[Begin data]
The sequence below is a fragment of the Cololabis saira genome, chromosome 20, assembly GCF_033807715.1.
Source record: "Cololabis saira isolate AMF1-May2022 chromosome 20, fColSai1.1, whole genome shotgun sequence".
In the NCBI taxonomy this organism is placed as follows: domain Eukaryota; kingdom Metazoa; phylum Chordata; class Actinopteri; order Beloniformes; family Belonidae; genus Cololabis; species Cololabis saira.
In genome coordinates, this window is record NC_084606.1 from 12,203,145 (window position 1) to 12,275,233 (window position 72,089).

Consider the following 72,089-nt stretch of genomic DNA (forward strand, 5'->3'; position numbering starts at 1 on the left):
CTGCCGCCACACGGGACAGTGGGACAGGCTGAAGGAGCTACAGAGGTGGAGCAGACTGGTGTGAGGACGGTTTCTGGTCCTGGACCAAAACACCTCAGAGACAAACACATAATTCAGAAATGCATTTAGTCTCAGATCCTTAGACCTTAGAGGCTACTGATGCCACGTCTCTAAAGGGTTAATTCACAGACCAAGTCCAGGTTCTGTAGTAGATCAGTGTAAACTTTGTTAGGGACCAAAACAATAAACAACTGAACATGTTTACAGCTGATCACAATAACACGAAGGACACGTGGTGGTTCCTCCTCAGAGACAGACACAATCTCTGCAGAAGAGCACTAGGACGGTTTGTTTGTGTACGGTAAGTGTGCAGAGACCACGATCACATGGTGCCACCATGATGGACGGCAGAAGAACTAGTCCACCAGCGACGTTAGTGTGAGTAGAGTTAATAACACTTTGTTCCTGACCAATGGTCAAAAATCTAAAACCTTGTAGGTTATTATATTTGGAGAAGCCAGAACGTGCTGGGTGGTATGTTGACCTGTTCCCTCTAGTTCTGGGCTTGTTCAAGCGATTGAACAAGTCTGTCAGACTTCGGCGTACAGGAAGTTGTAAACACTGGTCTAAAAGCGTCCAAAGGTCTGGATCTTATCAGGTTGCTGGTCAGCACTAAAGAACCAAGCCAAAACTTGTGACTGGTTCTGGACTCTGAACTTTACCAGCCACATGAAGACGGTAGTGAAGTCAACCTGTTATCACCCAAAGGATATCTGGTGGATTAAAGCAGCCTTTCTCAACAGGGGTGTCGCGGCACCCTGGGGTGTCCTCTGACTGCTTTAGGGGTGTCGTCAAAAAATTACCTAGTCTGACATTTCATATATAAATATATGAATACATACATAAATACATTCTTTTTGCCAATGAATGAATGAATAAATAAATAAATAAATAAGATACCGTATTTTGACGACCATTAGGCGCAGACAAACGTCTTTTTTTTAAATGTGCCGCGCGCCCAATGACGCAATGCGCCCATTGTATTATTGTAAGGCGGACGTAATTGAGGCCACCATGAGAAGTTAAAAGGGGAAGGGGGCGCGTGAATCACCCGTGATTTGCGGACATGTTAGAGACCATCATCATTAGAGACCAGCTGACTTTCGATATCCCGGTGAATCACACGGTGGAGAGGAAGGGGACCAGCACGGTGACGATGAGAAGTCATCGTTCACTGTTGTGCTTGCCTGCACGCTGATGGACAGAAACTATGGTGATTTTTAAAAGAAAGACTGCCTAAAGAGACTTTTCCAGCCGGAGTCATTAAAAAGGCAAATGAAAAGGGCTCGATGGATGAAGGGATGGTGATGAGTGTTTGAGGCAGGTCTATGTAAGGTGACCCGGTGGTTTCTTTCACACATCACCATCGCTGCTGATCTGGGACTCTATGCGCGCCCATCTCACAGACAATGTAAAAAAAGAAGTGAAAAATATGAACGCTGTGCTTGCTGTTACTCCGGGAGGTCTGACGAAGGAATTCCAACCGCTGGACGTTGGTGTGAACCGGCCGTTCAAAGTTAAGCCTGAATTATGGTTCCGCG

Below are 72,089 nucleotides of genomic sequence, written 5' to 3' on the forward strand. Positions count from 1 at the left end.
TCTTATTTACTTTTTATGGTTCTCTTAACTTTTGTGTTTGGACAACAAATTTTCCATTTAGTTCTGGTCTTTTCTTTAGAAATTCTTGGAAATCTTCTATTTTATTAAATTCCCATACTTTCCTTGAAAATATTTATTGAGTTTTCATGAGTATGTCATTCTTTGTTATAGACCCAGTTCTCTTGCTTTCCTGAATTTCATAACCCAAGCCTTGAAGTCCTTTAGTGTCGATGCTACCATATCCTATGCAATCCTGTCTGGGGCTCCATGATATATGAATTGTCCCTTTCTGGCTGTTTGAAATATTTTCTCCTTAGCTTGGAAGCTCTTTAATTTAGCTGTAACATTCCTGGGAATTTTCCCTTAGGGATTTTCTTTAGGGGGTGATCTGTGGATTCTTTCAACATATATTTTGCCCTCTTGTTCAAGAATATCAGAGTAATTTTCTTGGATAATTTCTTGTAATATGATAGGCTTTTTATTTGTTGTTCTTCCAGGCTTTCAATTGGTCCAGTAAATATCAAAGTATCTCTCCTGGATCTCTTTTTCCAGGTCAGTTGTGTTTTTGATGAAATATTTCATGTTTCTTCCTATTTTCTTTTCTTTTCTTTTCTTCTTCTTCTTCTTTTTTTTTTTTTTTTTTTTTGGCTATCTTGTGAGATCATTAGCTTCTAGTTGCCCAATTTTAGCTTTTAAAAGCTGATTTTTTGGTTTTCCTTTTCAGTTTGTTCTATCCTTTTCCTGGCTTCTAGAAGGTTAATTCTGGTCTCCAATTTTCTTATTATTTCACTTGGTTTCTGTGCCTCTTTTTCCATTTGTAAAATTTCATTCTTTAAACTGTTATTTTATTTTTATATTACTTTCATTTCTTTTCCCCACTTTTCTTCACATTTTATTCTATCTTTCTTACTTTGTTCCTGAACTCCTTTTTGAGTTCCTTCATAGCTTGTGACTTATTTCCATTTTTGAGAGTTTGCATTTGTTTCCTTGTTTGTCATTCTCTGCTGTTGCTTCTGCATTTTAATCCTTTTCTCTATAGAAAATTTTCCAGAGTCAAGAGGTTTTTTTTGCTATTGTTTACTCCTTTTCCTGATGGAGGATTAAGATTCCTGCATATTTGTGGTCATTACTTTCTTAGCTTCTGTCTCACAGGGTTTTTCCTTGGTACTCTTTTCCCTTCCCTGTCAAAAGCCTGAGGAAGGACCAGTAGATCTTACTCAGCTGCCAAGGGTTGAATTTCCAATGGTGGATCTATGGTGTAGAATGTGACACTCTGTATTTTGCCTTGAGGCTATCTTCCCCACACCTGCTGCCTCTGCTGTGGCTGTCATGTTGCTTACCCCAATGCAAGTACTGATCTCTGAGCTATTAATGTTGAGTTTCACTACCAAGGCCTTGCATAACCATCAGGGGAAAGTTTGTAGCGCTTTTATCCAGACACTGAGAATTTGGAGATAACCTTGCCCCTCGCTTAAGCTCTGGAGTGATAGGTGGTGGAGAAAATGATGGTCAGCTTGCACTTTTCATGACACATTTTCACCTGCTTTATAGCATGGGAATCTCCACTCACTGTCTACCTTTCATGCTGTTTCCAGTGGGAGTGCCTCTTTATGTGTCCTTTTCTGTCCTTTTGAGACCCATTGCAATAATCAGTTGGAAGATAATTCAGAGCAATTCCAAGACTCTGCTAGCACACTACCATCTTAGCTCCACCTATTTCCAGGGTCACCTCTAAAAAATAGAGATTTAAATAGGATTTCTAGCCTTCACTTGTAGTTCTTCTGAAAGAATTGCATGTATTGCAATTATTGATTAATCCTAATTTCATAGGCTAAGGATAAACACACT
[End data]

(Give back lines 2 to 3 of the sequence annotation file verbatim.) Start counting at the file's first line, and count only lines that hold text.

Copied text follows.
Source record: "Cololabis saira isolate AMF1-May2022 chromosome 20, fColSai1.1, whole genome shotgun sequence".
In the NCBI taxonomy this organism is placed as follows: domain Eukaryota; kingdom Metazoa; phylum Chordata; class Actinopteri; order Beloniformes; family Belonidae; genus Cololabis; species Cololabis saira.